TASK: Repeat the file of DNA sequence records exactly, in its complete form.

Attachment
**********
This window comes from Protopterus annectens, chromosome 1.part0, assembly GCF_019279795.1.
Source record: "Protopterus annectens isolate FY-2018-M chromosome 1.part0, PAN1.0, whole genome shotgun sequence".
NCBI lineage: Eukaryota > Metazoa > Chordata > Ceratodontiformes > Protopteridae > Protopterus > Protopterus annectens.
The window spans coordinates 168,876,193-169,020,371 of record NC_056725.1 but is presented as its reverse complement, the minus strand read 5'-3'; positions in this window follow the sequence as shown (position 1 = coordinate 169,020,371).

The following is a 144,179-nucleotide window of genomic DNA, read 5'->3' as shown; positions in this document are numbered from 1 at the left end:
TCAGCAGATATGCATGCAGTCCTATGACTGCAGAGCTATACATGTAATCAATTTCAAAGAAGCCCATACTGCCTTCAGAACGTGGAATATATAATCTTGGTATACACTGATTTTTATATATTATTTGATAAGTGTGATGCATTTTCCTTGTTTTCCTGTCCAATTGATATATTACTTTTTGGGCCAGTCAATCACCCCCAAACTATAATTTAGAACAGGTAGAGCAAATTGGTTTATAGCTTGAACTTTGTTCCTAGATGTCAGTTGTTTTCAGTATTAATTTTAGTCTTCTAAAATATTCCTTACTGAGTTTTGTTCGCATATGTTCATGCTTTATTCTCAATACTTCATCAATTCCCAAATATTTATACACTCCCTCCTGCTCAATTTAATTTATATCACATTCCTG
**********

This window comes from Protopterus annectens, chromosome 1.part0, assembly GCF_019279795.1.
Source record: "Protopterus annectens isolate FY-2018-M chromosome 1.part0, PAN1.0, whole genome shotgun sequence".
NCBI lineage: Eukaryota > Metazoa > Chordata > Ceratodontiformes > Protopteridae > Protopterus > Protopterus annectens.
The window spans coordinates 168,876,193-169,020,371 of record NC_056725.1 but is presented as its reverse complement, the minus strand read 5'-3'; positions in this window follow the sequence as shown (position 1 = coordinate 169,020,371).

The following is a 144,179-nucleotide window of genomic DNA, read 5'->3' as shown; positions in this document are numbered from 1 at the left end:
TCAGCAGATATGCATGCAGTCCTATGACTGCAGAGCTATACATGTAATCAATTTCAAAGAAGCCCATACTGCCTTCAGAACGTGGAATATATAATCTTGGTATACACTGATTTTTATATATTATTTGATAAGTGTGATGCATTTTCCTTGTTTTCCTGTCCAATTGATATATTACTTTTTGGGCCAGTCAATCACCCCCAAACTATAATTTAGAACAGGTAGAGCAAATTGGTTTATAGCTTGAACTTTGTTCCTAGATGTCAGTTGTTTTCAGTATTAATTTTAGTCTTCTAAAATATTCCTTACTGAGTTTTGTTCGCATATGTTCATGCTTTATTCTCAATACTTCATCAATTCCCAAATATTTATACACTCCCTCCTGCTCAATTTAATTTATATCACATTCCTG